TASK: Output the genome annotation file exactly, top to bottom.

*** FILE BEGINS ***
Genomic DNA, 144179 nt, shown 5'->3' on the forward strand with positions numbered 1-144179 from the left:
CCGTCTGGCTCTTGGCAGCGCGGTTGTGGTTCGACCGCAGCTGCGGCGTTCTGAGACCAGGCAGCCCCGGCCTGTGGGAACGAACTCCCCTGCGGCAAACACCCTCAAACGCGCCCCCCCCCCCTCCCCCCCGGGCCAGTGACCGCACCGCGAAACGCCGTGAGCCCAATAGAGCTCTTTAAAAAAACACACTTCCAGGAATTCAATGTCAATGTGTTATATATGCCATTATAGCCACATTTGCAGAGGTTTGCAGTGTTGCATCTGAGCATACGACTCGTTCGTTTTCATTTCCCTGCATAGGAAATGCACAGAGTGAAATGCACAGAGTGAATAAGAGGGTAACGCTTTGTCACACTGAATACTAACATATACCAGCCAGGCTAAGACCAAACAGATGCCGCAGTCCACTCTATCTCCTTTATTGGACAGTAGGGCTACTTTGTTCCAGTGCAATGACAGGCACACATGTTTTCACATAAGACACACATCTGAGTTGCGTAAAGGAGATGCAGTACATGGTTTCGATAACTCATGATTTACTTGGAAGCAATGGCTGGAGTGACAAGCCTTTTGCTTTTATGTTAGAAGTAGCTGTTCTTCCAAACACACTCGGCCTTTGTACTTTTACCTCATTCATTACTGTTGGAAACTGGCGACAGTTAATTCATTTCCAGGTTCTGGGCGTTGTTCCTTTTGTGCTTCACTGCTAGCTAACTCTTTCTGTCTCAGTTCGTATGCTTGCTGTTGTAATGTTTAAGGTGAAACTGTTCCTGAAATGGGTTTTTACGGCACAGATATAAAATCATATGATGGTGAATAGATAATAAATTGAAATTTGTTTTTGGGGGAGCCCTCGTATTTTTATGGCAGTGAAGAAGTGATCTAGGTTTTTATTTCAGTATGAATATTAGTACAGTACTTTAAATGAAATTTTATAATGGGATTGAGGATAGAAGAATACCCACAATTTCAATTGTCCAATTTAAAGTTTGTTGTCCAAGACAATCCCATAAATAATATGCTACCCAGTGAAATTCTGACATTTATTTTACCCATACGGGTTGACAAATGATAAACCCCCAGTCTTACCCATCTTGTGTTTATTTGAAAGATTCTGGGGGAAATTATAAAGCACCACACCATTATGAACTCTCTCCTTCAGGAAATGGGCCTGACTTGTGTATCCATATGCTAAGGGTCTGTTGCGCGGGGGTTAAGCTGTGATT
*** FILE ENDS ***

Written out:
Genomic DNA, 144179 nt, shown 5'->3' on the forward strand with positions numbered 1-144179 from the left:
CCGTCTGGCTCTTGGCAGCGCGGTTGTGGTTCGACCGCAGCTGCGGCGTTCTGAGACCAGGCAGCCCCGGCCTGTGGGAACGAACTCCCCTGCGGCAAACACCCTCAAACGCGCCCCCCCCCCCTCCCCCCCGGGCCAGTGACCGCACCGCGAAACGCCGTGAGCCCAATAGAGCTCTTTAAAAAAACACACTTCCAGGAATTCAATGTCAATGTGTTATATATGCCATTATAGCCACATTTGCAGAGGTTTGCAGTGTTGCATCTGAGCATACGACTCGTTCGTTTTCATTTCCCTGCATAGGAAATGCACAGAGTGAAATGCACAGAGTGAATAAGAGGGTAACGCTTTGTCACACTGAATACTAACATATACCAGCCAGGCTAAGACCAAACAGATGCCGCAGTCCACTCTATCTCCTTTATTGGACAGTAGGGCTACTTTGTTCCAGTGCAATGACAGGCACACATGTTTTCACATAAGACACACATCTGAGTTGCGTAAAGGAGATGCAGTACATGGTTTCGATAACTCATGATTTACTTGGAAGCAATGGCTGGAGTGACAAGCCTTTTGCTTTTATGTTAGAAGTAGCTGTTCTTCCAAACACACTCGGCCTTTGTACTTTTACCTCATTCATTACTGTTGGAAACTGGCGACAGTTAATTCATTTCCAGGTTCTGGGCGTTGTTCCTTTTGTGCTTCACTGCTAGCTAACTCTTTCTGTCTCAGTTCGTATGCTTGCTGTTGTAATGTTTAAGGTGAAACTGTTCCTGAAATGGGTTTTTACGGCACAGATATAAAATCATATGATGGTGAATAGATAATAAATTGAAATTTGTTTTTGGGGGAGCCCTCGTATTTTTATGGCAGTGAAGAAGTGATCTAGGTTTTTATTTCAGTATGAATATTAGTACAGTACTTTAAATGAAATTTTATAATGGGATTGAGGATAGAAGAATACCCACAATTTCAATTGTCCAATTTAAAGTTTGTTGTCCAAGACAATCCCATAAATAATATGCTACCCAGTGAAATTCTGACATTTATTTTACCCATACGGGTTGACAAATGATAAACCCCCAGTCTTACCCATCTTGTGTTTATTTGAAAGATTCTGGGGGAAATTATAAAGCACCACACCATTATGAACTCTCTCCTTCAGGAAATGGGCCTGACTTGTGTATCCATATGCTAAGGGTCTGTTGCGCGGGGGTTAAGCTGTGATT